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Many faces of cultural chauvinism

Sometime in the late 1980s, a young North African woman was getting ready to journey to the United States to study. As parents are wont to do, the mother had some final advice for her. “Beware of the horde of American men who will be flocking to propose to you,” the mother cautioned her in Arabic.

“But why?” she responded. “There are lots of beautiful women in America.”

“That’s true,” the mother countered, “but they have HIV.”

On the streets of Nairobi in 2014, there was a series harassment of young women by men who saw themselves as guardians of African values. The women’s offense was that they wore revealing attires. As punishment, the thugs stripped them almost naked. Their attires reflected Western values and flouted African decorum, they were admonished.

During the U.S. presidential election campaign in 2016, then candidate Donald Trump vowed to build border walls between the United States and Mexico. The walls are necessary to keep away illegal immigrants, he said repeatedly, because they are responsible for rapes and murders in the United States. That claim resonated among quite a few American voters.

In another era, the U.S. press extensively covered political reforms in post-communist Eastern Europe. Among the challenges the press noted was that of rooting out corruption and cronyism. The Eastern Europeans were beginning to learn that these things have no place in Western values, the Associated Press correspondent declared in a news story.

These cases all have one thing in common: cultural chauvinism. It is the special sense that people have of themselves relative to others, the sense of superiority in the whole or in the particular. As should be evident from the examples above, cultural chauvinism is invariably based on readily discreditable assumptions, myths, and reductive logic. Only a tiny percentage of American women have HIV, immodest dressing by women may well be more African than Western, illegal immigration is not responsible for rapes and murders in the United States, and corruption and cronyism are not at all alien to Western societies. Yet these enduring myths that groups have of their own superiority underpin—or at least compound—global and international conflicts.

The most recognizable and pernicious form of cultural chauvinism is, of course, racism, which is its expression by privileged cultural groups. Yet cultural chauvinism inheres in all cultures, even among the least privileged of nations. The Burmese believe they are superior to the Rohingyas, and vice versa. Rwanda’s Tutsi believe they are superior to the Hutu, and vice versa. Kenya’s Kikuyu believe they are superior to the Kalenjin, and vice versa. Christians believe their faith is superior to Muslims’, and vice versa. Iranians believe their culture is superior to America’s, and vice versa. The Chinese believe their political culture is superior to the West’s, and vice versa. And so on and so forth.

Cultural chauvinism is obviously attitudinal. Yet, it has concrete— sometimes tragic—consequences. As an enabler of behaviors and policies, it underlies most communal, national, and international conflicts that masquerade as political differences or the quest to control resources. At the minimum, it fertilizes the mind for unprincipled political exploitation. That Muslims regard people of other faith as infidels, for example, is a mindset that Islamists exploit to fan hatred and perpetuate violence against people of other faith—or the lack thereof. And that includes Muslims of a different sect.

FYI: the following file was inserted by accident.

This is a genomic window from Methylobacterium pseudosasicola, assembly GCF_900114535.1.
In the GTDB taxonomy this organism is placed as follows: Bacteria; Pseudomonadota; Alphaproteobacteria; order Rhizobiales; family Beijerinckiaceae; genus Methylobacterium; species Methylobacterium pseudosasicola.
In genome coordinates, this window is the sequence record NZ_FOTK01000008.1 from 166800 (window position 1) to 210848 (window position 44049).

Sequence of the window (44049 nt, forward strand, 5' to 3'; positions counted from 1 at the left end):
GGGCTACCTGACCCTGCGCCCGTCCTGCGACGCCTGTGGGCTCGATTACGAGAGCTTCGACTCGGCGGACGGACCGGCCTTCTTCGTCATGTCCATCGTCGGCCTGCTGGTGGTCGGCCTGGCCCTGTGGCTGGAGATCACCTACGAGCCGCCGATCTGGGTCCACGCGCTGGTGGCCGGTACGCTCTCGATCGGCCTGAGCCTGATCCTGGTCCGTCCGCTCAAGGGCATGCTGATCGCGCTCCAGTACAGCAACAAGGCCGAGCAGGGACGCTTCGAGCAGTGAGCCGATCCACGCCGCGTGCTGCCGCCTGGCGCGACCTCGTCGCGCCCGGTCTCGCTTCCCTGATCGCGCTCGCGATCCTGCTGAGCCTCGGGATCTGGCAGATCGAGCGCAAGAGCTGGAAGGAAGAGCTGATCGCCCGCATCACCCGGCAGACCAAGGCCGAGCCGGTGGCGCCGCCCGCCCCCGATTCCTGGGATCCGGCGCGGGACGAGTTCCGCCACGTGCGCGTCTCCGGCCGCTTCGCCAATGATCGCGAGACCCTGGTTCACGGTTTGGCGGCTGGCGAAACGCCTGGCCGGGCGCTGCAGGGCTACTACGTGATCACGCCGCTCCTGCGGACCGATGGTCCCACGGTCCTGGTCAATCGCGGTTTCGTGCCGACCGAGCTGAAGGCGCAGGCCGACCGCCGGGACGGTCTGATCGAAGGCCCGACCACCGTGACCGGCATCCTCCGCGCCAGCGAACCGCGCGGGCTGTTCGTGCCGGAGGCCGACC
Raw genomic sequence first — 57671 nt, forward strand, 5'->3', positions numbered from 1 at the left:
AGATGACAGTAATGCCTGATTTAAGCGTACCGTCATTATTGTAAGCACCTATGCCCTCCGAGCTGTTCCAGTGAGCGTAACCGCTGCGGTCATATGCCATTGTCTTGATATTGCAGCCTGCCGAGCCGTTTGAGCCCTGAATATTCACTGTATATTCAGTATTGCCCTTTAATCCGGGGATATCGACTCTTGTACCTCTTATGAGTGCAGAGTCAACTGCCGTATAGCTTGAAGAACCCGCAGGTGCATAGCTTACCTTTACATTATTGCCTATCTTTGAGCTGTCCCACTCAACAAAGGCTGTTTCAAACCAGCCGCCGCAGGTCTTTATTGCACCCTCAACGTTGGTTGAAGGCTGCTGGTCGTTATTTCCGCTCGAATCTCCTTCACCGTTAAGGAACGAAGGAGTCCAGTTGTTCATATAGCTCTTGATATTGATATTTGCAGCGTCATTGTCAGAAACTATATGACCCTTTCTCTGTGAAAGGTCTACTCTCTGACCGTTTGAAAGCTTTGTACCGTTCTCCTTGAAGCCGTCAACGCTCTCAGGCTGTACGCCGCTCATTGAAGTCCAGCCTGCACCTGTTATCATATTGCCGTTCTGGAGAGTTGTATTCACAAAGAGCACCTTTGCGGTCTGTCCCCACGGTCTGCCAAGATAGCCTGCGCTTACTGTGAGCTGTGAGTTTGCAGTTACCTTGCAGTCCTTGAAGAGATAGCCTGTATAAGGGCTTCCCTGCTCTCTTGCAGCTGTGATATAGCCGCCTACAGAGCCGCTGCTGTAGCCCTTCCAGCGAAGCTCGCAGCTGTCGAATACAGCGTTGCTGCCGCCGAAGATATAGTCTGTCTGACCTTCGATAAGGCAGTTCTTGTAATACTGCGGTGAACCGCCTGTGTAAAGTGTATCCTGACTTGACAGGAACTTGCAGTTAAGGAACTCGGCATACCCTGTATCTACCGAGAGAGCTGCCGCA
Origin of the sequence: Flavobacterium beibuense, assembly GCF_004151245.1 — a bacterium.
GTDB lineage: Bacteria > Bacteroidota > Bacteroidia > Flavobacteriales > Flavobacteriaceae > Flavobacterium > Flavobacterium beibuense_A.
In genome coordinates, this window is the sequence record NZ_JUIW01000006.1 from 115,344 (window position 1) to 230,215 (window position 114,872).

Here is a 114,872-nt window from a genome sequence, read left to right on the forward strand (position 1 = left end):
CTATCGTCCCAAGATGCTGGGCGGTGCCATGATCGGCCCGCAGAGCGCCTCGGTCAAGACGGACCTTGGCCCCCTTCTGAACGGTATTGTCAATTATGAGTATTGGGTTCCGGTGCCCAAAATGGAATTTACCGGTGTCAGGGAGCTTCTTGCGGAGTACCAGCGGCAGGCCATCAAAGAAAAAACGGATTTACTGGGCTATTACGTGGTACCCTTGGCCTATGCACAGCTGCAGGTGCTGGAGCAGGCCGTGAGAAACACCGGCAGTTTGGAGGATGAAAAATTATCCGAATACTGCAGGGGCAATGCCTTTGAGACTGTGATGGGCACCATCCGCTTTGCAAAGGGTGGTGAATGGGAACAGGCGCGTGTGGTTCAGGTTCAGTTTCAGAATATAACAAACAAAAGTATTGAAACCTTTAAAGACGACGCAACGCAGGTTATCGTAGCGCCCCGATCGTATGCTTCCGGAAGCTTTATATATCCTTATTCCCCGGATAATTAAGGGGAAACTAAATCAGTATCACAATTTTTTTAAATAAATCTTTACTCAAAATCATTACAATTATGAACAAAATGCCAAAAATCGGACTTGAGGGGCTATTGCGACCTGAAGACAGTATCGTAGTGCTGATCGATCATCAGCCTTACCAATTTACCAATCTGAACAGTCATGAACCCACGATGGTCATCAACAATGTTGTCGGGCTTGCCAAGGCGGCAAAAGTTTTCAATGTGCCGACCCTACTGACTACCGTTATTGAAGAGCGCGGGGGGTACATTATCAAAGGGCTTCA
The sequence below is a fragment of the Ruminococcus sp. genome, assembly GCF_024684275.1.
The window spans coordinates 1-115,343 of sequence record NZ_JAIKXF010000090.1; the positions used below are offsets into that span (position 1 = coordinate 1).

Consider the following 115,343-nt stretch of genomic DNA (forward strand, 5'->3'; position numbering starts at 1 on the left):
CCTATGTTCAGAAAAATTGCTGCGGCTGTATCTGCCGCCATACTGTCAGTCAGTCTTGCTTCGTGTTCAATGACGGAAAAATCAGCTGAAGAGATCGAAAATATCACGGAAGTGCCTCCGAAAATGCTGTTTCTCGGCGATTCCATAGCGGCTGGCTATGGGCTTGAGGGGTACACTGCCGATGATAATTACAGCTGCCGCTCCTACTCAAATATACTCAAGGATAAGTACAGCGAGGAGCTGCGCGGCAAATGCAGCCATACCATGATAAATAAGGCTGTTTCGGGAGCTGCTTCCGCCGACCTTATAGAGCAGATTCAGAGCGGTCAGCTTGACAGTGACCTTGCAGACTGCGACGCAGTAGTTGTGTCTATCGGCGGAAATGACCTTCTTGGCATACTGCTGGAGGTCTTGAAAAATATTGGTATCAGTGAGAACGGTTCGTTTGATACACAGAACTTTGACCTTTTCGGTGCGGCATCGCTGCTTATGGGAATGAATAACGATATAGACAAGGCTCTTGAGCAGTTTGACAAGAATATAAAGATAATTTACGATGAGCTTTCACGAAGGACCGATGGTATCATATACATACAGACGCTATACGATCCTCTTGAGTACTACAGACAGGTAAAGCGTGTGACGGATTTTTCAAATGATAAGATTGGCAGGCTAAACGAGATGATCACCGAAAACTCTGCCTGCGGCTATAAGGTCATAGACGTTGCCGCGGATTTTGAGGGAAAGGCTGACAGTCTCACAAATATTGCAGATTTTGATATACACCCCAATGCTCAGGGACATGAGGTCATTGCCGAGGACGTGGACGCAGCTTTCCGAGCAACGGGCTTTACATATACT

Long before it manifests in violence and bloodshed, cultural chauvinism thrives in everyday life. It is regularly on display in the mass media contents that mirror the realities of society.

Early in 2019, a Chinese detergent maker sought to impress potential users by running a commercial in which the detergent bleached an African into a Chinese. The commercial featured an African man and a Chinese woman who seem smitten by each other on first sight. Following exchanges of flirtatious stares, he dashed toward her. But as he closed in for a kiss, she popped a detergent tablet into his mouth and shoved him into a washing machine. When the man re-emerged seconds later, he had been washed into a Chinese man—to her delight; not just his dark brown skin, but his entire physical features.

The commercial set off a row in social media, and the detergent company, as well as the Chinese government, issued apologies. The reality still was that the commercial could only have tapped into ingrained societal attitude. There was no public outrage while the commercial

Many faces of cultural chauvinism 3 ran for China’s homogeneous native audience. It wasn’t until it was posted on YouTube that it triggered wide condemnation. Ironically, studies of the dating preferences of people of various races have consistently shown that Asian men rank last in appeal.1

And then there is this case from a U.S. reality show that specializes in compassionate adjudication of cases. An episode of the court TV program “Caught in Providence” featured a recent African immigrant who received a traffic citation. He was evidently apprehensive, as the presiding Judge Frank Caprio asked him the opening question: “Did you make a righthand turn [on a red light]?” As the man began to answer the question, he interrupted himself and asked the judge: “I have a question, sir, am I going to go home from here or am I going to jail? I want to know my fate, sir.” Judge Caprio assured him that he wasn’t going to go to jail and subsequently dismissed the case.